Mahan: The Life and Work of Captain Alfred Thayer Mahan, U.S.N.

By W. D. Puleston | Go to book overview

Chapter XXVI "The Life of Nelson"

ALTHOUGH Mahan had resented the department's insistence that he go to sea in command of the Chicago, it was very fortunate for him that he went. The attentions shown him in England and on the Continent partly convinced his still skeptical brother officers and his indifferent fellow citizens that he was a naval historian of the first order. His actual presence abroad not only increased the interest there in his books on sea power, but inspired a confidence that unlocked family archives and placed at his disposal private papers concerning Nelson's life which previously had been inaccessible. He was assisted by Lord Nelson, a representative of Lady Nelson's family, and by Nelson Ward, the son of Nelson's beloved daughter Floratia. Descendants of Nelson's captains contributed some of Nelson's letters, and Professors Laughton and Thursfield, who knew more about Nelson's life and career than any other's of their generation, also helped.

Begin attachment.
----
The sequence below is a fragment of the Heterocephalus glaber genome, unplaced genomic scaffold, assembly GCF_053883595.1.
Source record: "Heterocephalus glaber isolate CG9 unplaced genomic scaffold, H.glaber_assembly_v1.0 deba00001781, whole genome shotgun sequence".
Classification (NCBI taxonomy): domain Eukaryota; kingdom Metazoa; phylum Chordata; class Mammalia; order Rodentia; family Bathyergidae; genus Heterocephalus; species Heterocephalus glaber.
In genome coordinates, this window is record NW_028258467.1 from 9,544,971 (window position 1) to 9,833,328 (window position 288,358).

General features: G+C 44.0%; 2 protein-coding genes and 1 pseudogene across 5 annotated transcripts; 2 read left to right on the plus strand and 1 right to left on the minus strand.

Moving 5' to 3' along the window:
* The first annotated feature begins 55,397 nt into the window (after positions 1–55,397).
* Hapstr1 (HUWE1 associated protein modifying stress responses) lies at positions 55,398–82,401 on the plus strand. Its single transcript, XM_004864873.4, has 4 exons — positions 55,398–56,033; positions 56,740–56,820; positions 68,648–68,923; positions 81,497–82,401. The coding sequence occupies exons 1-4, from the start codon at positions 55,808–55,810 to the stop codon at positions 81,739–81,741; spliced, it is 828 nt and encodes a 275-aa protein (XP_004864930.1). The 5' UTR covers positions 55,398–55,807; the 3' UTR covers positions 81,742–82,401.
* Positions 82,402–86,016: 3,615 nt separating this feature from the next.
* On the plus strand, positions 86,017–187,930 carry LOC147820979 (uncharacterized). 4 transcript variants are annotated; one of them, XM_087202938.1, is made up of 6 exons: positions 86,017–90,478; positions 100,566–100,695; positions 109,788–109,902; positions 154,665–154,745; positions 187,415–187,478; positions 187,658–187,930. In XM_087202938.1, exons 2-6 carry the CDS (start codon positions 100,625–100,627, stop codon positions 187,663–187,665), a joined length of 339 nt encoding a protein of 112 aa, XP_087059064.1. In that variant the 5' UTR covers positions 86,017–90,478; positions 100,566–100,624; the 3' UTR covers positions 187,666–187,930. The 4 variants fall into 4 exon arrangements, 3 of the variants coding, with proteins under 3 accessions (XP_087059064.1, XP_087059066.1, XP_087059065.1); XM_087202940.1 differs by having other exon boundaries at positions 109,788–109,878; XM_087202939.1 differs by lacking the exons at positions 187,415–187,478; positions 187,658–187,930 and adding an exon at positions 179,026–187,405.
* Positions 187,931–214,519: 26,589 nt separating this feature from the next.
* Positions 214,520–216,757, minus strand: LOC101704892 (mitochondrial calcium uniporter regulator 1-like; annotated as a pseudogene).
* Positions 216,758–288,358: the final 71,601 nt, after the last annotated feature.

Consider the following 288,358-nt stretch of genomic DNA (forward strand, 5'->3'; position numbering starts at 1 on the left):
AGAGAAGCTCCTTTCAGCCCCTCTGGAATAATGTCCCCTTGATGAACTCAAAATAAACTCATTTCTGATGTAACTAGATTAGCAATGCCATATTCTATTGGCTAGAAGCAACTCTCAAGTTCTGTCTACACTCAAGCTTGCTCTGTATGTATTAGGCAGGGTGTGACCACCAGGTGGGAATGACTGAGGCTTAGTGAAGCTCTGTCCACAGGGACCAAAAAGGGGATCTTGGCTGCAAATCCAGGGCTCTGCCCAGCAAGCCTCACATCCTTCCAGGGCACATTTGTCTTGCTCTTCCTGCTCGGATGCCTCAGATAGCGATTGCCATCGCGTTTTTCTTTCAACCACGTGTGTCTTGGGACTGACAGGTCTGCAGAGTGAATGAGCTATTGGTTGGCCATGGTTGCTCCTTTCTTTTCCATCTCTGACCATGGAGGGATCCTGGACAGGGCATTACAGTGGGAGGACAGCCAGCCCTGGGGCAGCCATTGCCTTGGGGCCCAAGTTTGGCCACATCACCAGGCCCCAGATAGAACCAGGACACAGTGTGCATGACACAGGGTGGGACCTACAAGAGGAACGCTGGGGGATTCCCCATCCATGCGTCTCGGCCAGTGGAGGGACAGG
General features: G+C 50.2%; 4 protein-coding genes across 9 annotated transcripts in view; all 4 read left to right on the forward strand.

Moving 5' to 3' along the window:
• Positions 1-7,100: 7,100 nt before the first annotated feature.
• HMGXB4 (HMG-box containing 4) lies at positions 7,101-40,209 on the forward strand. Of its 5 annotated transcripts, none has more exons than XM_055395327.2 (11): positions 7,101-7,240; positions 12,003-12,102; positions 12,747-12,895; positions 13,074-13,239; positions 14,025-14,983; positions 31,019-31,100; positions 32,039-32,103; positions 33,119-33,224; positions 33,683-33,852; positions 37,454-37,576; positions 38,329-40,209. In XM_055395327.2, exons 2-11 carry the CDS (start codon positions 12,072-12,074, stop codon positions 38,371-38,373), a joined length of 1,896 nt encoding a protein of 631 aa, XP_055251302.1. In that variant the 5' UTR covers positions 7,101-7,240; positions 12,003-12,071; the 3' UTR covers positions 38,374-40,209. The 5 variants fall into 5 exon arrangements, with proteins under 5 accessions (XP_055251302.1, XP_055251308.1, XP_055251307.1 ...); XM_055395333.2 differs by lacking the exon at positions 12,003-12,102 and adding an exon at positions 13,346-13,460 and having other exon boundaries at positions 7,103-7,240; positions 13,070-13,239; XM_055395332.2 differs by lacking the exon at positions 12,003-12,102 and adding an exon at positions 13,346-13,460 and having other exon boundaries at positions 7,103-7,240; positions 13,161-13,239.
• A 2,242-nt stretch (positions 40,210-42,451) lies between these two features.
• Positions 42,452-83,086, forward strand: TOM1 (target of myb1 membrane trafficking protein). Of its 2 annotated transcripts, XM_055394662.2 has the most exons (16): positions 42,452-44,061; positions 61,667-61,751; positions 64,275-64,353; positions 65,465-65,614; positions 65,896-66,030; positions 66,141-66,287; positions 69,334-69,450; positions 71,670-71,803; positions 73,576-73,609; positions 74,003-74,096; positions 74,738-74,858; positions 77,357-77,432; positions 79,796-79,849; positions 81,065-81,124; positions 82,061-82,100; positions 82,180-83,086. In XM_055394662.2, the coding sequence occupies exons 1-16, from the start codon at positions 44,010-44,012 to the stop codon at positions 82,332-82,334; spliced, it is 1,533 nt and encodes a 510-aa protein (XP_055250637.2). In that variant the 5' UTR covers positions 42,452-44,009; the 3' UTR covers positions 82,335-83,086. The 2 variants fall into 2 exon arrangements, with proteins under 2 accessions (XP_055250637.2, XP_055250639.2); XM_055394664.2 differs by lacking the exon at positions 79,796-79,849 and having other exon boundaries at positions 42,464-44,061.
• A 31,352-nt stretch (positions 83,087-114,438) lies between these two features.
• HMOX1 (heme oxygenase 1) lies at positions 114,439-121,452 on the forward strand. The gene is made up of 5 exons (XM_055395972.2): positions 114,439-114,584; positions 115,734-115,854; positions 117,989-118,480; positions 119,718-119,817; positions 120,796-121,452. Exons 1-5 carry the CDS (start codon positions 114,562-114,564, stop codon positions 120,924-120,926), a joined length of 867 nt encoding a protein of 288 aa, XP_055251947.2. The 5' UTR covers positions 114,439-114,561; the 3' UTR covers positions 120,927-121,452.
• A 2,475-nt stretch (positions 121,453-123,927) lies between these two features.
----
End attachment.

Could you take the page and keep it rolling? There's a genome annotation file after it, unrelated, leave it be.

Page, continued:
He began work on his life of Nelson in 1893, and by the time he abandoned the effort to write aboard the Chicago in April, 1891, he had carried the story to the beginning of the war with France. Once he had fixed his mind on this undertaking, Nelson was never far from his thoughts. No better preparation for the work could have been conceived than the cruise of the Chicago which took him to many ports that were closely connected with Nelson's career and brought him into friendly touch with descendants of Nelson's colleagues. Above all, the respect and admiration shown Mahan by the civil, military, and naval leaders of the western European nations were precisely the tonic for his diffident disposition. It is easy to see from his letters

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